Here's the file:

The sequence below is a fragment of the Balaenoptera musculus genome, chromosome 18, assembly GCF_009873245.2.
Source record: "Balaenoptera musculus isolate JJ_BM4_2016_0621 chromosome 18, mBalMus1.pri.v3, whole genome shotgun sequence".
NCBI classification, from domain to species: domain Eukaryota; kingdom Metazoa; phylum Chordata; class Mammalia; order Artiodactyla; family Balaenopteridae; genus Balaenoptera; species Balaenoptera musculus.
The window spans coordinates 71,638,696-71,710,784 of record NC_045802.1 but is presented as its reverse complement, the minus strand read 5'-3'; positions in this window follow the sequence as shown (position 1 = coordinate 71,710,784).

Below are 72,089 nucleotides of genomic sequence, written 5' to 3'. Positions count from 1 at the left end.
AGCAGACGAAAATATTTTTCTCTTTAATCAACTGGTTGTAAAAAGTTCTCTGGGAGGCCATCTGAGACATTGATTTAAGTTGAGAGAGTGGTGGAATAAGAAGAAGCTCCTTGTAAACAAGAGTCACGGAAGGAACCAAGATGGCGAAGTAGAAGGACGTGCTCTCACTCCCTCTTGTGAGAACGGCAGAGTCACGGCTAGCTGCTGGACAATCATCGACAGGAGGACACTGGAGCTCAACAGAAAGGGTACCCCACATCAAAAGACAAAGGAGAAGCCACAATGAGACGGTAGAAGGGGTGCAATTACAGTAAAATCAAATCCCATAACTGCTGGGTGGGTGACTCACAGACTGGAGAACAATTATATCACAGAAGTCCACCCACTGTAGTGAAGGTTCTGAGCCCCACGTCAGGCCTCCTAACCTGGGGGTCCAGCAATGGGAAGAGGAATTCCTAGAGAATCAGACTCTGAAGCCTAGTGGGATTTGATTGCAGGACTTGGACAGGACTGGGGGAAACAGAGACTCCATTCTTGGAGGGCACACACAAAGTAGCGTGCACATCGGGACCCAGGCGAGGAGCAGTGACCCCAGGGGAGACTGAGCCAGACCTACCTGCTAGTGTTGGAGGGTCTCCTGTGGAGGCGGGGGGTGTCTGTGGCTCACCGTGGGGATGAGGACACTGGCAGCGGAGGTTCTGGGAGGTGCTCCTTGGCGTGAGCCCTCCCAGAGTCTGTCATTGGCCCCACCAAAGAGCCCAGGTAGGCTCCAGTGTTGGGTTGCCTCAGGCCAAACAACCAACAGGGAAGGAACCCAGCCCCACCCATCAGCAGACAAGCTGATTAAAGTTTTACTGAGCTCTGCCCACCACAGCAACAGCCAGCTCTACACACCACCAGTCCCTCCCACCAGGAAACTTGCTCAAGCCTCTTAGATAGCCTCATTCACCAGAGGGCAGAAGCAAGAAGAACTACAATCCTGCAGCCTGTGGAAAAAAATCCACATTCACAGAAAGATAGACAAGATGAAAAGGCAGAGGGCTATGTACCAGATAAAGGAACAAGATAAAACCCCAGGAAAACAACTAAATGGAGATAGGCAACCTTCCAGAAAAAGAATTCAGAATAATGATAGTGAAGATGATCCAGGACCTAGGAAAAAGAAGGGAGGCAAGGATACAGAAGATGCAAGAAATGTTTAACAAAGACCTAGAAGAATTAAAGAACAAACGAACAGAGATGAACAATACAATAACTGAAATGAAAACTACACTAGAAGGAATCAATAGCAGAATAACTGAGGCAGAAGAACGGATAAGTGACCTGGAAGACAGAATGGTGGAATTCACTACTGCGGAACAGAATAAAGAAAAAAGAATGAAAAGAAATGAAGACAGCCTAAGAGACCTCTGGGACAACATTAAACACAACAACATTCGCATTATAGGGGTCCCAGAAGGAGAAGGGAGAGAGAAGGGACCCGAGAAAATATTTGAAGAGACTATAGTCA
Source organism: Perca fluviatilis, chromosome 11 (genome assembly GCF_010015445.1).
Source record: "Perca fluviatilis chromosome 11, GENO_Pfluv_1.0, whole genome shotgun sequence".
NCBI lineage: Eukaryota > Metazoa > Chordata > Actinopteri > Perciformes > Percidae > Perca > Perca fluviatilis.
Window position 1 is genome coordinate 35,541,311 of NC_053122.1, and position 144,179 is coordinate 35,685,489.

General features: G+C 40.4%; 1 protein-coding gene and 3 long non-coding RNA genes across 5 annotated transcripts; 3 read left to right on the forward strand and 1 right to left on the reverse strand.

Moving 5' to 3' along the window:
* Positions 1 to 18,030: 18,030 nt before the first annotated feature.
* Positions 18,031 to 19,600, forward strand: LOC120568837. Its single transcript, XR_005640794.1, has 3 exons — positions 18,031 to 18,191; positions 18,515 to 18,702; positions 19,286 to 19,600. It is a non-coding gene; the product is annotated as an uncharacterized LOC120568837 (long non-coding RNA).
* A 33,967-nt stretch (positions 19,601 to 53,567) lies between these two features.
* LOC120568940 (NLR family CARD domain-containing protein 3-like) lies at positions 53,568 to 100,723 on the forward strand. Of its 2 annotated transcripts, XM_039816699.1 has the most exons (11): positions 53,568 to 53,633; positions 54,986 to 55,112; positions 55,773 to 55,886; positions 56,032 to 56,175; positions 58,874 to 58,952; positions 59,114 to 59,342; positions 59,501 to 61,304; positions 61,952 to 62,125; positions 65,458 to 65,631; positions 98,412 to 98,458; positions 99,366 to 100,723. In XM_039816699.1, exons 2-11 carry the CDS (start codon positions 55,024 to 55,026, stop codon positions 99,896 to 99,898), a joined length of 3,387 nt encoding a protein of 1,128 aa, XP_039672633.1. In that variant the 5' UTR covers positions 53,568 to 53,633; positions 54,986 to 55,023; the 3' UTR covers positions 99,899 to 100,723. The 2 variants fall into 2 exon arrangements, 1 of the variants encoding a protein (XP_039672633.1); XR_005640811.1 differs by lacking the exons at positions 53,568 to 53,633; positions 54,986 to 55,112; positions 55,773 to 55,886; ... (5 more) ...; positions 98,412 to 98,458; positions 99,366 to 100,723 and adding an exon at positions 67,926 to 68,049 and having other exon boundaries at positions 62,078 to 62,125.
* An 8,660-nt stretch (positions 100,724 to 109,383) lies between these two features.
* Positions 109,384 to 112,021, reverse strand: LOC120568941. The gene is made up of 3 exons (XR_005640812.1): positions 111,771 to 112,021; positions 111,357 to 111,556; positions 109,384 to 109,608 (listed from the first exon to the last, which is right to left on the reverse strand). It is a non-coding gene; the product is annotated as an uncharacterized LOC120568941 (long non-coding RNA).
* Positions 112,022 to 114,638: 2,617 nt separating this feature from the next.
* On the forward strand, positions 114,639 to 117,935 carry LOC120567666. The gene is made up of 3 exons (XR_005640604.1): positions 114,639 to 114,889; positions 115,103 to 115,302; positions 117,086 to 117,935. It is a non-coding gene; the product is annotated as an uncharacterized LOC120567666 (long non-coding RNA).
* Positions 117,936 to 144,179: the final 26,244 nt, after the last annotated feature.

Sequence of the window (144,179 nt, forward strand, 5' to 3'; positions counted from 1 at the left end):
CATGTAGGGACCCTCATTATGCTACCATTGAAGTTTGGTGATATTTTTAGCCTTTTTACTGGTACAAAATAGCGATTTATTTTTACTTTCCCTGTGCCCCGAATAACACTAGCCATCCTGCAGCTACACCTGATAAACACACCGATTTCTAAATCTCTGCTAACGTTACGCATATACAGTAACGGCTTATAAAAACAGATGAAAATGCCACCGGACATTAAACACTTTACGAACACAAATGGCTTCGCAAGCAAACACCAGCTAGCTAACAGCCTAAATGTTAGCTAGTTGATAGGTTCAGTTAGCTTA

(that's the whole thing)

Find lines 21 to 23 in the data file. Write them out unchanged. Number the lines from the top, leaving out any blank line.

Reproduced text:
* Positions 117,936 to 144,179: the final 26,244 nt, after the last annotated feature.

Sequence of the window (144,179 nt, forward strand, 5' to 3'; positions counted from 1 at the left end):
CATGTAGGGACCCTCATTATGCTACCATTGAAGTTTGGTGATATTTTTAGCCTTTTTACTGGTACAAAATAGCGATTTATTTTTACTTTCCCTGTGCCCCGAATAACACTAGCCATCCTGCAGCTACACCTGATAAACACACCGATTTCTAAATCTCTGCTAACGTTACGCATATACAGTAACGGCTTATAAAAACAGATGAAAATGCCACCGGACATTAAACACTTTACGAACACAAATGGCTTCGCAAGCAAACACCAGCTAGCTAACAGCCTAAATGTTAGCTAGTTGATAGGTTCAGTTAGCTTA